What is the earliest, geologically, that humans could have survived on Earth?

Fancy a trip to the Jurassic or Cambrian era? In order to survive the environments of the past people would need a number of things...

18th June 2017
What is the earliest, geologically, that humans could have survived on Earth? (Getty)

Asked by: John Broderick, Blackburn

If we used a time machine to travel back to a prehistoric period, the earliest we could survive would be the Cambrian (around 541 million years ago). Any earlier than that and there wouldn’t have been enough oxygen in the air to breathe.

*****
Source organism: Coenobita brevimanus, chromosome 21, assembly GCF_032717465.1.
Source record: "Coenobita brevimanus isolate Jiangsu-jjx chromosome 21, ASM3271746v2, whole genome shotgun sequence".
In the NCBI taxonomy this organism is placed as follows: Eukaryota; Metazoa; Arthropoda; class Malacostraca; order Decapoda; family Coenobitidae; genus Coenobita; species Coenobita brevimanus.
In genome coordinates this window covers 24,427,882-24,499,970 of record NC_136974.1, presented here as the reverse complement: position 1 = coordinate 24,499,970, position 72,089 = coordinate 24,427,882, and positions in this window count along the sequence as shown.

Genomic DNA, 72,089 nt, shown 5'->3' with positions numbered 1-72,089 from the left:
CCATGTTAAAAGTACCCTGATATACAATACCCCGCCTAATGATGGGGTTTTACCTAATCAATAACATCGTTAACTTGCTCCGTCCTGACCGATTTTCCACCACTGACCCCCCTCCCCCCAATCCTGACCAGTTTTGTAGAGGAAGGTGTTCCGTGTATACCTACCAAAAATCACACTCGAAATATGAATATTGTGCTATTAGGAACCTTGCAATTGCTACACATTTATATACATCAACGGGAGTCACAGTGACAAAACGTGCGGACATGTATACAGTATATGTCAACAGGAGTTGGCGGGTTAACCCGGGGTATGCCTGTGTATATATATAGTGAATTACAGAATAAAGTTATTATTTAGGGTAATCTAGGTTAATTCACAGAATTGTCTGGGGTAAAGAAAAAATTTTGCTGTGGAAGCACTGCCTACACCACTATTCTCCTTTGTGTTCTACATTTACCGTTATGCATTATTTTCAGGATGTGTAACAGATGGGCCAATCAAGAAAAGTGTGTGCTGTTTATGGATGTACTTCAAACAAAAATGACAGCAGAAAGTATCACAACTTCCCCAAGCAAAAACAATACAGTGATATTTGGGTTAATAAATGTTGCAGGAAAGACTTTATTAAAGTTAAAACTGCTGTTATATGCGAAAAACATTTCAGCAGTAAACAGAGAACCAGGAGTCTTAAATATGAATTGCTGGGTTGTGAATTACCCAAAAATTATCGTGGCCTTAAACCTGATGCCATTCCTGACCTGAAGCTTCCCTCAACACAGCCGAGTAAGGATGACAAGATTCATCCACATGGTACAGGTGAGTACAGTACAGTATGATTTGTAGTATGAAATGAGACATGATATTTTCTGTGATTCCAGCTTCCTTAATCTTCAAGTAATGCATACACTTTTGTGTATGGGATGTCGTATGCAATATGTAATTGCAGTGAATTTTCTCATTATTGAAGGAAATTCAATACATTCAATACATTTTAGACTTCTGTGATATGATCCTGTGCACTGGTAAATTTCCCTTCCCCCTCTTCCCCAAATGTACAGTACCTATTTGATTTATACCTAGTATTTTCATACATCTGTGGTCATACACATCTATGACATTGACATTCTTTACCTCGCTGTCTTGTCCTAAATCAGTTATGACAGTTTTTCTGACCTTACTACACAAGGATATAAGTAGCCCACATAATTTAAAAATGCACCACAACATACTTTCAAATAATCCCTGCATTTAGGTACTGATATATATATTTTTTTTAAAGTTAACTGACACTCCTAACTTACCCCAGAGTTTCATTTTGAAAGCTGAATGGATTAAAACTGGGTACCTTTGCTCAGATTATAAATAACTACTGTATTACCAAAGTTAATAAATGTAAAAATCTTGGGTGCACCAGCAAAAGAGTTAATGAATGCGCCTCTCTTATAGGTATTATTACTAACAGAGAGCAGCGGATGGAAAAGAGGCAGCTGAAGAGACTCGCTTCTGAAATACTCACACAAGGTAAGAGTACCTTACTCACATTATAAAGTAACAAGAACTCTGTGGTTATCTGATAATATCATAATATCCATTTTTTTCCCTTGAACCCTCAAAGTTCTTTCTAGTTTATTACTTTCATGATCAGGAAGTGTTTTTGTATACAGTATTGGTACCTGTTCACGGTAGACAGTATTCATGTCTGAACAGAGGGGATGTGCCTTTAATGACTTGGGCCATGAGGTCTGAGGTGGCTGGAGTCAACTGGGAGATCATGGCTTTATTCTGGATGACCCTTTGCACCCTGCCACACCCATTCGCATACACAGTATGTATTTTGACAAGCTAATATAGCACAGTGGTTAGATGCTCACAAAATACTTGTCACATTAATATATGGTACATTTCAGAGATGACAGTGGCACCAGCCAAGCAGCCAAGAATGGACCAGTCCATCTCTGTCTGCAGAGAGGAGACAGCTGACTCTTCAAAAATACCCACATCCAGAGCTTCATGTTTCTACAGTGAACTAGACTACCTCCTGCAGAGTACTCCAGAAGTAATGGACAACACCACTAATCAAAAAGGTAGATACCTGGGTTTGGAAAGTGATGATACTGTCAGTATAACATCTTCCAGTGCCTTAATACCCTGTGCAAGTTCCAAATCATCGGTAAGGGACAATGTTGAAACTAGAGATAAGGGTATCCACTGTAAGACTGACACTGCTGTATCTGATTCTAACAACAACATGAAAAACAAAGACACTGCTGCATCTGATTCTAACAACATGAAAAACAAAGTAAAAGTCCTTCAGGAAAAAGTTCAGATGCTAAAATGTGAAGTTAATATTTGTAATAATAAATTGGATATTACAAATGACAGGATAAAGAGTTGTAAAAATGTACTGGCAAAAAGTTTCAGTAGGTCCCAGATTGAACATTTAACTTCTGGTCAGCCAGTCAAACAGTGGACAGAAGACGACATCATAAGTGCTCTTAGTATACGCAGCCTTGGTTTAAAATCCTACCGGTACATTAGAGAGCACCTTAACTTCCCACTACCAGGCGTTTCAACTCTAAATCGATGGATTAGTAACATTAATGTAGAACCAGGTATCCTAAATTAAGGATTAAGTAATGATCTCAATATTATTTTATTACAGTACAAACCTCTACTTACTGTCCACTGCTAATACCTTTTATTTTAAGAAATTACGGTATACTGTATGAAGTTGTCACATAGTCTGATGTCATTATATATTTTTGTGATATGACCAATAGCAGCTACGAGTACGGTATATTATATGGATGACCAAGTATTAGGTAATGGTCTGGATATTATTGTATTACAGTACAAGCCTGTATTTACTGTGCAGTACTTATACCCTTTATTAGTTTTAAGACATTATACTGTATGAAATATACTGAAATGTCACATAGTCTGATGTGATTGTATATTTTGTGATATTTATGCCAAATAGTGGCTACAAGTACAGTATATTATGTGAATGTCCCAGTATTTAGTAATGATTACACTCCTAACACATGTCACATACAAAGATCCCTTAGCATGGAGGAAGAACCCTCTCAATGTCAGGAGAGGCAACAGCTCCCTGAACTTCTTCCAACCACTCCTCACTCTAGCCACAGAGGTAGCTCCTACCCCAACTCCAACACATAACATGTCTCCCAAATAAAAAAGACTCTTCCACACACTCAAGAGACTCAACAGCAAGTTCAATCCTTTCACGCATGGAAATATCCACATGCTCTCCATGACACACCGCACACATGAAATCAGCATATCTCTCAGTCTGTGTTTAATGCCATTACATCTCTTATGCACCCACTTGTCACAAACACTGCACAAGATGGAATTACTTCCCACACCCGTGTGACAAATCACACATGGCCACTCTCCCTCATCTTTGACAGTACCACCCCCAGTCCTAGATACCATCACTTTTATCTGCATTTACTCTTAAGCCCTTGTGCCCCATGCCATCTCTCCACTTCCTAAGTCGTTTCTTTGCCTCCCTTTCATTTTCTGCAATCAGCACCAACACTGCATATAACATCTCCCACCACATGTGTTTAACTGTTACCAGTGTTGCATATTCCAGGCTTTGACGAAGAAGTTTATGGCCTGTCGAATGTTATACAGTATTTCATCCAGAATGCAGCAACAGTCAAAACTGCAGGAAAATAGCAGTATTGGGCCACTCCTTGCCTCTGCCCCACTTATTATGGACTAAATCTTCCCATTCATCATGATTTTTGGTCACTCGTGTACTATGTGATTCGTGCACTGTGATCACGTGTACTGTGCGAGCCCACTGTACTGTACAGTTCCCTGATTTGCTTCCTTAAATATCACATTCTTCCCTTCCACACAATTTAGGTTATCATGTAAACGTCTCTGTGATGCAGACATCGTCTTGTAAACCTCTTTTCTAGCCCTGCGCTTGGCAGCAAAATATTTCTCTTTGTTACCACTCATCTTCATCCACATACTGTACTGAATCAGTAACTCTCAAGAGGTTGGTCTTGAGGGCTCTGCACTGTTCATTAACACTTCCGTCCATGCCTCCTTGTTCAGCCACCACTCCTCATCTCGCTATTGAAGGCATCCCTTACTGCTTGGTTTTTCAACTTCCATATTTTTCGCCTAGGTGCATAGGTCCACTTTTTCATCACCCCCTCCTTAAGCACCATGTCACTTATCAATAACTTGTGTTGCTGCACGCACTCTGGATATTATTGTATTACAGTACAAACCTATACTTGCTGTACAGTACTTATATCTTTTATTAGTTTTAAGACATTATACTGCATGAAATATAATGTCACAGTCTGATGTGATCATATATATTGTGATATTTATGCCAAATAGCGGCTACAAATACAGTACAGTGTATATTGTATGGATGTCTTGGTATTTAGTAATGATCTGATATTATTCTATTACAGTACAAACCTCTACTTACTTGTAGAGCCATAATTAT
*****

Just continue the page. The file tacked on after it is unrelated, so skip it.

What is the earliest, geologically, that humans could have survived on Earth?
© Raja Lockey

At the beginning of the Cambrian, the air at sea level would have felt like base camp at Mount Everest, but the climate was milder and more uniform than today. A bigger problem would be finding something to eat because there were no land plants or animals. You’d need to find a way of catching trilobites and other strange-looking shellfish, without wood to make a spear or plant fibre to make a fishing net. And you’d have to eat them raw, unless you could find a way to extract oil from these animals, or burn dry seaweed.

For a more comfortable existence, you might be better off skipping ahead 100 million years to the Silurian. This had slightly more oxygen and a warmer climate, as well as simple land plants and the first bony fish, which might have been more palatable. Unfortunately, you would have to share the land with prehistoric millipedes and spider-like creatures. 

 


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